Schafer speakers with farmers at Farm Progress Show
By Jean Caspers-Simmet
BOONE, Iowa — U.S. agriculture secretary Ed Schafer told Farm Progress Show visitors last week that flying into Iowa caused him to reflect on the floods that devastated the state early this summer.
"I realized how important the weather has been," Schafer said.
Due to favorable weather in July and August and a valiant effort by farmers to replant, USDA is predicting the second-largest corn crop in history at 12.5 billion bushels, Schafer said. Soybeans will yield the fourth-largest crop ever.
"I understand things have been difficult, but things are looking better than expected," Schafer said. "We do realize there is some delayed maturity."
USDA has distributed $87 million in Emergency Conservation Program funds to repair damage to conservation practices caused by flooding with the largest portion, $12.5 million, going to Iowa farmers.
Implementation of the new farm bill is under way with sign-up for the Direct and Counter Cyclical Payment Program continuing through Sept. 30, Schafer said. The deadline for the buy-in for the disaster program ends Sept. 15.
"We are in the process of delivering $1 billion in advanced payments," Schafer said. "We realize sign-up comes at a bad time, but if you can get into the FSA office we’ll try to make it easy and fast. The good news is that if you get signed up you can get a 22 percent advanced payment."
Schafer said that the entire farm bill won’t be implemented before the next administration comes in January, but career employees will be able to carry on the process.
One difficulty with implementation is that USDA requested $200 million for implementation, but received just $55 million from Congress.
"But we have requested another $179 million and we are hopeful those funds will be provided," Schafer said.
Iowa State University Extension farm management specialist Steven Johnson said he was teaching farmers about the new Average Crop Revenue Election provision of the farm program at the farm show. A big question that must be answered is will USDA use 2006 to 2007 or 2007 to 2008 crop prices?
"We have made no decision on what base year we will use," Schafer said. "The bill was scored for financial cost using 2005 to 2006 prices and a 10 percent participation rate," Schafer said. "Since then prices have been going up, up, up and members of Congress are saying we should use 2007 to 2008 prices. If we do that, it could cost the tax payers an additional $12 billion on a 70 percent participation rate. It’s a delicate issue."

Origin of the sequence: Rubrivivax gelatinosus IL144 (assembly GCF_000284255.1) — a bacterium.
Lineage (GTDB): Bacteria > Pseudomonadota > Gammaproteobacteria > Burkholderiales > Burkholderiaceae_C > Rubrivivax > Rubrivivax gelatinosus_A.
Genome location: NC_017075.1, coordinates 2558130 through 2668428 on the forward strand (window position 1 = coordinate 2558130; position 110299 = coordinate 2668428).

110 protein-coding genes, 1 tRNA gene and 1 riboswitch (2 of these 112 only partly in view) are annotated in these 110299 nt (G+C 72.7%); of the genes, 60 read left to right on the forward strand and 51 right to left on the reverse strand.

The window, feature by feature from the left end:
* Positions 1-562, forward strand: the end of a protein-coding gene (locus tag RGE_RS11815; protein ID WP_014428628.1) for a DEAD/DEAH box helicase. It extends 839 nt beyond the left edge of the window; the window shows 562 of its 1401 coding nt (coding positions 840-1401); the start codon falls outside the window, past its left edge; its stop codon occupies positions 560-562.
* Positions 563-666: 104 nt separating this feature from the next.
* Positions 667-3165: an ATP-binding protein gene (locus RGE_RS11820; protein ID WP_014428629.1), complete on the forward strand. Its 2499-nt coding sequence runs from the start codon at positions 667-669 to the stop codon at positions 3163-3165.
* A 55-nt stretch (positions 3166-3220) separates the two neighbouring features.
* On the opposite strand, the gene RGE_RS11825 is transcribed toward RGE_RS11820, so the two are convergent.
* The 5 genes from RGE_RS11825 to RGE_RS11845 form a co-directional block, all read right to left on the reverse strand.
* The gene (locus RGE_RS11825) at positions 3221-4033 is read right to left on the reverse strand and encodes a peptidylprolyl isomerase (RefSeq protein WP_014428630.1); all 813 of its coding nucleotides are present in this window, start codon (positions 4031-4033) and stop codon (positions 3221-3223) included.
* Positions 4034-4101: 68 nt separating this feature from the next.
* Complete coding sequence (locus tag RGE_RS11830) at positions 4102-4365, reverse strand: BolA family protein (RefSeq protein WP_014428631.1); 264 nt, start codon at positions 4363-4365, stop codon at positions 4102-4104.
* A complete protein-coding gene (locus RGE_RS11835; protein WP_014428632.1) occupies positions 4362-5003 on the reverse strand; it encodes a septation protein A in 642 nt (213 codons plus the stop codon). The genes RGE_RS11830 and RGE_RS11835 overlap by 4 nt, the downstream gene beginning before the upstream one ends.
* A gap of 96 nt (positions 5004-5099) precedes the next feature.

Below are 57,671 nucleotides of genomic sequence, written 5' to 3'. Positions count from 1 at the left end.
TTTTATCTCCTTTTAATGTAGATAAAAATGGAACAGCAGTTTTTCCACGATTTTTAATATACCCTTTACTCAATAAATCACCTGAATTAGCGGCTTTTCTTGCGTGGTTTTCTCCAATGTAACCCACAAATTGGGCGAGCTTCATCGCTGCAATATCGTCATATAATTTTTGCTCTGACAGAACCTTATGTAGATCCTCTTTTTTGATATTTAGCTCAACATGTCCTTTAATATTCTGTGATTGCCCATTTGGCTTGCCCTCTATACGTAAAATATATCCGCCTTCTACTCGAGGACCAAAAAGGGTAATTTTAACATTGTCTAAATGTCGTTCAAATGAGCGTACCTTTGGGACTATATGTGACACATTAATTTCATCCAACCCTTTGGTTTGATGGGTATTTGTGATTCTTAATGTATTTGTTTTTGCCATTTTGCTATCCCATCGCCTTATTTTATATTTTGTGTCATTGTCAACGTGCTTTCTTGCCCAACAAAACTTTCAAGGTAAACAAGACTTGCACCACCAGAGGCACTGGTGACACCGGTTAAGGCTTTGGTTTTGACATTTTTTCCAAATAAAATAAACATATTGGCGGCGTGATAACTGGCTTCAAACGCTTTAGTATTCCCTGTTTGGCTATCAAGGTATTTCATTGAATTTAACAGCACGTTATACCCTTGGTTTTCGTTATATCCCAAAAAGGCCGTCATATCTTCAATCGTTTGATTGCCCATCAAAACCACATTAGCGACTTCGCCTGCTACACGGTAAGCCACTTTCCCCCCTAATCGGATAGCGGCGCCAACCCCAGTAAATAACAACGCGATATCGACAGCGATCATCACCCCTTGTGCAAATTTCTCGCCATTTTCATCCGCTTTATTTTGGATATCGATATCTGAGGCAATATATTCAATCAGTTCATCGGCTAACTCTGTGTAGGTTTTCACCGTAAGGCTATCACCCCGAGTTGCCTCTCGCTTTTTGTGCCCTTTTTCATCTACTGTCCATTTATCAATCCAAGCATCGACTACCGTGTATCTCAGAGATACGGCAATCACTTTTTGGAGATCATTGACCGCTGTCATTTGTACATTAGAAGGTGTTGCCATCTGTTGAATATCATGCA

Schafer said sign up for ACRE will hopefully occur before spring planting.
The Environmental Protection Agency’s decision not to alter the Renewable Fuels Standard was a "watershed decision for the United States of America," Schafer said.
The request to cut the mandate by half came from Texas Gov. Rick Perry. He claimed ethanol was driving corn prices higher and damaging the livestock industry in his state.
Schafer said the EPA rejected Perry’s argument based in party on a cost vs. savings analysis. Perry claimed that higher food and feed prices caused $1.2 billion in economic damage to Texas’ livestock industry, but the U.S. Energy Department determined that Texas motorists saved 20 to 35 cents per gallon for gasoline as a result of ethanol, resulting in a $4 billion savings to Texas drivers. In Iowa, ethanol means $500 million in savings for drivers.
"The overall benefit of the RFS is domestic security, environmental benefits, lower cost fuel," Schafer said. "For all the naysayers out there, this was the right decision, and it puts us in the right direction."
Country of Origin Labeling rules will take effect Oct. 1, but there will be a six-month grace period while the regulations are being implemented, Schafer said.
"I think we were able to put together a regulatory standard that is pretty reasonable to all sides," Schafer said.
Schafer said USDA will not allow early release of CRP contracts without a penalty for 2009, but he said the agency will re-evaluate that decision if necessary.